Written by Martin Hodgson
When you’re a one man bike building operation you have to be a master of all crafts and failure at none and that’s not as easy as many believe it to be. You take some of the world’s greatest chefs and put them front of house dealing with complaint filled customers and before you know it Gordon Ramsay is on murder charges. But Sean Skinner has made MotoRelic Custom Cycles in Hamilton Virginia a success by combining his 20 odd years of mechanical and fabrication skills with the design skills of a sculptor and a friendly attitude to customers no matter the job, big or small. With some room in the shop he picked up this 1982 Honda Ascot FT500, tore it down to a bare frame, stood back and let the design come to him.
Written by Ian Lee.
Big 500cc thumper engine. Good ground clearance. Hell, the FT in FT500 stands for flat tracker. It’s a good start for a custom build, that is if you are able to see past the 80s plastic fantastic styling, and even more unique if you keep the ‘Comstar’ styled wheels, even though they aren’t the most popular option. Lorenzo Buratti could see past all that, his latest build a 1982 Honda FT500 named ‘Metropolitan’. Here is the build concept in his words: ‘it’s all about a city playbike, light and manoeuvrable in traffic, low seat, something different to the hundreds of café racer styled bikes’. Café racer it ain’t, but it would sure cut a mean image tearing down city streets, and the sound would definitely match the imagery.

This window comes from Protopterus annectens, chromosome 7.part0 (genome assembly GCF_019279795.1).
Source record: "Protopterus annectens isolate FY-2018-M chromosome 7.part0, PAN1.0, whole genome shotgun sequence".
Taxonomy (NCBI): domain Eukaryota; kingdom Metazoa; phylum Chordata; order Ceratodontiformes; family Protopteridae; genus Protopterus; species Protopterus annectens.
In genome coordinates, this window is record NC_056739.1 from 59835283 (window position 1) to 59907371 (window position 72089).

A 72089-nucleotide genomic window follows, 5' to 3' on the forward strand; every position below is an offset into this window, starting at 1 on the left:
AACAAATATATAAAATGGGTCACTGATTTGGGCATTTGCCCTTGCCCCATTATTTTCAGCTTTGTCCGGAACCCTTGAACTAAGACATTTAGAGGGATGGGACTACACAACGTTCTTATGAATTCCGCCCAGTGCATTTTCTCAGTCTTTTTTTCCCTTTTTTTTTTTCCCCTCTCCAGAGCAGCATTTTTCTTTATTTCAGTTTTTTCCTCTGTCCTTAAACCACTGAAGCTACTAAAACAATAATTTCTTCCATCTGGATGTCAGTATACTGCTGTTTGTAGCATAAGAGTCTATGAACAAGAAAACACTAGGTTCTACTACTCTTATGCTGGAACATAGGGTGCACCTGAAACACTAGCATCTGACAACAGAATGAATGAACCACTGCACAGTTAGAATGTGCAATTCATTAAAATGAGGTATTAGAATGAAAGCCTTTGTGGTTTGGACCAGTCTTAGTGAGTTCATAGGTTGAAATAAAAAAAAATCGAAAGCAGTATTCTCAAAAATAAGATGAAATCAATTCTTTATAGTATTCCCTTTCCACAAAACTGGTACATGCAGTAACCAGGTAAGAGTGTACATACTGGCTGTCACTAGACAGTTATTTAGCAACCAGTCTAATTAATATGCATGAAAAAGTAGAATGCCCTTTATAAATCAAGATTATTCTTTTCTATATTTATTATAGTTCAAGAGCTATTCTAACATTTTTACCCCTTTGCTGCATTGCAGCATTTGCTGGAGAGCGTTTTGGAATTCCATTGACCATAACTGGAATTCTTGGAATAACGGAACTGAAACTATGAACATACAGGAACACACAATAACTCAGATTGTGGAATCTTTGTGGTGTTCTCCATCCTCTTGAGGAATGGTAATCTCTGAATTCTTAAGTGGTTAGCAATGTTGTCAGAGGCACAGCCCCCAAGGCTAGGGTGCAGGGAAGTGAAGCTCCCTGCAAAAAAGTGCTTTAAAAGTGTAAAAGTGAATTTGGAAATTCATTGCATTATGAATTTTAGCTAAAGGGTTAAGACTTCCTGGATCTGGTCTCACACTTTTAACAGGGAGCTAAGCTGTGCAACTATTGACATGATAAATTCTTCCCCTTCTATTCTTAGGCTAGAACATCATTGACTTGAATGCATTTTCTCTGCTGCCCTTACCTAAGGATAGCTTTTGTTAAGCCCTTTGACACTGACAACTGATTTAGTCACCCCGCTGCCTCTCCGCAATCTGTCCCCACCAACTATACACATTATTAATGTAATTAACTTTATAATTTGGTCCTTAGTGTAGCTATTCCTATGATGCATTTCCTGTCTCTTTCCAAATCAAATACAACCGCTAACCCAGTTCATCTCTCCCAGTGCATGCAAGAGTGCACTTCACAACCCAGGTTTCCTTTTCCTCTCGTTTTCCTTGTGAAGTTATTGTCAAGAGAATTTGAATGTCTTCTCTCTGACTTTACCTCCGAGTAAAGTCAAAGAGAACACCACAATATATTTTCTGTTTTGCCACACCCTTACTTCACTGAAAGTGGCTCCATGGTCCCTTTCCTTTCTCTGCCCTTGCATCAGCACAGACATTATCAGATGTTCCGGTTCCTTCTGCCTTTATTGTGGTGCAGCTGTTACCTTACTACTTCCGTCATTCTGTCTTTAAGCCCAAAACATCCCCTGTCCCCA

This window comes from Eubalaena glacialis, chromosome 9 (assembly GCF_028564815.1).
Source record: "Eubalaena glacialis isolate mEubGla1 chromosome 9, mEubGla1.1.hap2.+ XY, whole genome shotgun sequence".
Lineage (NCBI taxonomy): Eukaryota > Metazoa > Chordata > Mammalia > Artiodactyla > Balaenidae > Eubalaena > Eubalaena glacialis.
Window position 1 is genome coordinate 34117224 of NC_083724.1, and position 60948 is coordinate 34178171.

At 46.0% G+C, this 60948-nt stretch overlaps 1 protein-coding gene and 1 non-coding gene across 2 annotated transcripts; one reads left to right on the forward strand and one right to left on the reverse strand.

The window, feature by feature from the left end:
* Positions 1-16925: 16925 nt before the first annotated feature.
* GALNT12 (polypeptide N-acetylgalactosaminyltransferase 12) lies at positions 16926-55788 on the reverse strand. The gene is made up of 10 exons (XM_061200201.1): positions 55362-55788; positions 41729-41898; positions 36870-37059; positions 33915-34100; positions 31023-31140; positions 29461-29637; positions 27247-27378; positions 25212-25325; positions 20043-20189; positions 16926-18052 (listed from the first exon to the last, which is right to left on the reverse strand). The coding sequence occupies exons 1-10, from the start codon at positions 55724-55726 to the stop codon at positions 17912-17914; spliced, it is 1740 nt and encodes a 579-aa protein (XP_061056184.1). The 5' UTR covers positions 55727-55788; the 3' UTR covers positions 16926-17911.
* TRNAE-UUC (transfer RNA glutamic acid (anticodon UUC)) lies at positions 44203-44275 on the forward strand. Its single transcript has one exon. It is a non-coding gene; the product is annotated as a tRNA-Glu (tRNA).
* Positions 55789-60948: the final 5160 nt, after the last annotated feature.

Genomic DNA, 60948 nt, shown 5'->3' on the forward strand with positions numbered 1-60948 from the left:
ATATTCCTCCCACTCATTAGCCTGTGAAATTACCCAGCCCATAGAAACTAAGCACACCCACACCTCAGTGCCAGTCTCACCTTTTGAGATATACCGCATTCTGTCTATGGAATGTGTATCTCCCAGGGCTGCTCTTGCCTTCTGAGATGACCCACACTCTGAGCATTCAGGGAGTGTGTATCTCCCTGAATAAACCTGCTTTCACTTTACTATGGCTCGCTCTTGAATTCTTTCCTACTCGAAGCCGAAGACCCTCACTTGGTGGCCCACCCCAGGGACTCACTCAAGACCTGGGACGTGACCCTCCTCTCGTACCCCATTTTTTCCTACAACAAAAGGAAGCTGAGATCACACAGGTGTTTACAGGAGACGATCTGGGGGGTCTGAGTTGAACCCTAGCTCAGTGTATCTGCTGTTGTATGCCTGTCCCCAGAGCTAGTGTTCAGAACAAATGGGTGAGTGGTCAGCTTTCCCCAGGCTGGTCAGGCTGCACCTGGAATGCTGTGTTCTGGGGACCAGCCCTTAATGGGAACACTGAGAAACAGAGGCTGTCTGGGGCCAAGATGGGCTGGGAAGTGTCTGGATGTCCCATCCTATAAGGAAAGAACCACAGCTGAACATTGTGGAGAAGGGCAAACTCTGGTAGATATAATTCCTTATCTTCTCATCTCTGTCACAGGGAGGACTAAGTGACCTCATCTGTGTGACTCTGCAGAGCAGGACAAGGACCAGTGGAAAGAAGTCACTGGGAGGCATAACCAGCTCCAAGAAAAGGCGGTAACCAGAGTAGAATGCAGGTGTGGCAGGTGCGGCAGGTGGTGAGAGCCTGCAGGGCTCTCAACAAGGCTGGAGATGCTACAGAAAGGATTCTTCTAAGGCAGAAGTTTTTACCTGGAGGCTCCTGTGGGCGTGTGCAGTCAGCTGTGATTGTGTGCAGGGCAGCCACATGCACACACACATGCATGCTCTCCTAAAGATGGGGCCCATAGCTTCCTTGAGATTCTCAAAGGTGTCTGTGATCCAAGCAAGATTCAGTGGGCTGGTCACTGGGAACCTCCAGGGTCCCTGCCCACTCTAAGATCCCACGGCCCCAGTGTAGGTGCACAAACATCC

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Poor pink. Once a favourite choice amongst custom bike builders of yore, when it was applied to pretty much all and sundry that dared to step in front of a spray gun, it now finds itself relegated to the “the hell you will” section of the colour swatch book by us too cool for school, 21st century bike builders. But why? Physics tells us that it’s just another wavelength on the visible light spectrum, differing in shade from it’s red and purple neighbours by the vibratory dance of a few meagre photons. It’s the colour that rains down from the stratosphere and into our retinas to make a good sunset ride into a great one, and it’s also the colour of boobs. And who the hell doesn’t like them? Fjodor Ritikoff sure does – about as much as he likes Hondas, and as much as we like his Honda FT 500. Which is (you guessed it) pink.
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